October 25 / Week 4 - 2021 Cybersecurity Awareness Month

55% of the world's PCs are running outdated software, and cybercriminals love to take advantage of this security gaps.  Remember. If you connect it, protect it.

October 25 / Week 4 
Cybersecurity First


  • Nearly two-thirds of companies have 1,000+ sensitive files open to every employee (Varonis)
  • The IoT devices market is anticipated to reach $1.1 trillion by 2026. (Fortune Business Insights)
  • Global spend on cybersecurity is set to cross $60 billion in 2021. (Canalys)


In this day and age, employees and students are more connected than ever. The hybrid workplaces and campuses are here to stay, and this means relying on connected devices from home or remote room setups. According to recent data, smart home systems are set to rise to a market value of $157 billion by 2023, and the number of installed connected devices in the home is expected to rise by a staggering 70% by 2025. In this new normal where smart devices and consequently online, safety is “a must” and here are some tips for securing those devices.
Make cybersecurity a priority when purchasing a connected device. When setting up a new device, be sure to set up the privacy and security settings on web services and devices bearing in mind that you can limit with whom you are sharing information. Once your device is set up, remember to keep tabs on how secure the information is that you store on it, and to actively manage location services so as not to unwittingly expose your location.
Make cybersecurity a priority when you are brought into a new role. Good online hygiene should be part of any organization’s onboarding process, but if it is not, then take it upon yourself to exercise best practices to keep your company safe. Some precautions include performing regular software updates, and enabling MFAs.
Whether or not the website you are on requires it, be sure to combine capital and lowercase letters with numbers and symbols to create the most secure password. Generic passwords are easy to hack. If you need help remembering and storing your passwords, don’t hesitate to turn to a password manager for assistance.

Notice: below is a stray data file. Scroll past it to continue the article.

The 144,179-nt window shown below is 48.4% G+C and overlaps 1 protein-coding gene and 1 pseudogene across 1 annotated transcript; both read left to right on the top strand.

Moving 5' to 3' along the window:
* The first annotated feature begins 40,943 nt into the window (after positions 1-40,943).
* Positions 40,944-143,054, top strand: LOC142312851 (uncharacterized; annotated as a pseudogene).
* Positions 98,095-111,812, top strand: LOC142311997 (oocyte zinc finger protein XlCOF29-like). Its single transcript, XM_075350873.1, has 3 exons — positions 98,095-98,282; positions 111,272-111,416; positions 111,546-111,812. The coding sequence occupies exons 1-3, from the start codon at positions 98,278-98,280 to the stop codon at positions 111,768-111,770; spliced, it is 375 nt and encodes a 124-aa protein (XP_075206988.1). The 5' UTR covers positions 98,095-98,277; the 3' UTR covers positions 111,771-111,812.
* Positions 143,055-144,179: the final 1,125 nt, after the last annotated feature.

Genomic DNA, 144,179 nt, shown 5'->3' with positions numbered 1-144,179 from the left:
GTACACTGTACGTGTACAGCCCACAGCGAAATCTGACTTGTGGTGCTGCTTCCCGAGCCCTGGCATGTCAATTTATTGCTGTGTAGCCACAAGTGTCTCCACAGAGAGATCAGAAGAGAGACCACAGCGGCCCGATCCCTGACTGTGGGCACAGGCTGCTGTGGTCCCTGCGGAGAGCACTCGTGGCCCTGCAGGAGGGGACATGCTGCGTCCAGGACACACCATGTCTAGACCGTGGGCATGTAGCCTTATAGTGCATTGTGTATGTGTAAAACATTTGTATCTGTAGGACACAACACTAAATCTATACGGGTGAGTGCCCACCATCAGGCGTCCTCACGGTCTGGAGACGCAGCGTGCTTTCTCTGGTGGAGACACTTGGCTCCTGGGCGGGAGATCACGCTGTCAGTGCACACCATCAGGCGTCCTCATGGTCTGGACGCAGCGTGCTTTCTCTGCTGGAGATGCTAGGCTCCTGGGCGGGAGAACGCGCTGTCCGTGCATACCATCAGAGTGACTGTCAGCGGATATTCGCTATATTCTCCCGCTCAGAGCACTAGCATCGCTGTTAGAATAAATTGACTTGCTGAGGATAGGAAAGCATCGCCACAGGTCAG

While connecting from home or a remote space, you may be tempted to change scenery and work from a coffee shop or another type of public space. While this is a great way to keep the day from becoming monotonous, caution must be exercised to protect yourself and information from harm’s way. Make sure that security is top of mind always, and especially while working in a public setting, by keeping activities as generic and anonymous as possible.
The uncomfortable truth is, when WiFi and Bluetooth are on, they provide a way for others to connect and track your whereabouts. To stay as safe as possible, if you do not need them, switch them off. It’s a simple step that can help alleviate tracking concerns and incidents. These are just a few simple steps towards achieving the best online safety possible. Staying safe online is an active process that requires constant overseeing at every stage - from purchasing and setting up a device, to making sure that your day-to-day activities are not putting anyone at risk. By following these steps, you are doing your part to keep yourself and your company safe from malicious online activity.


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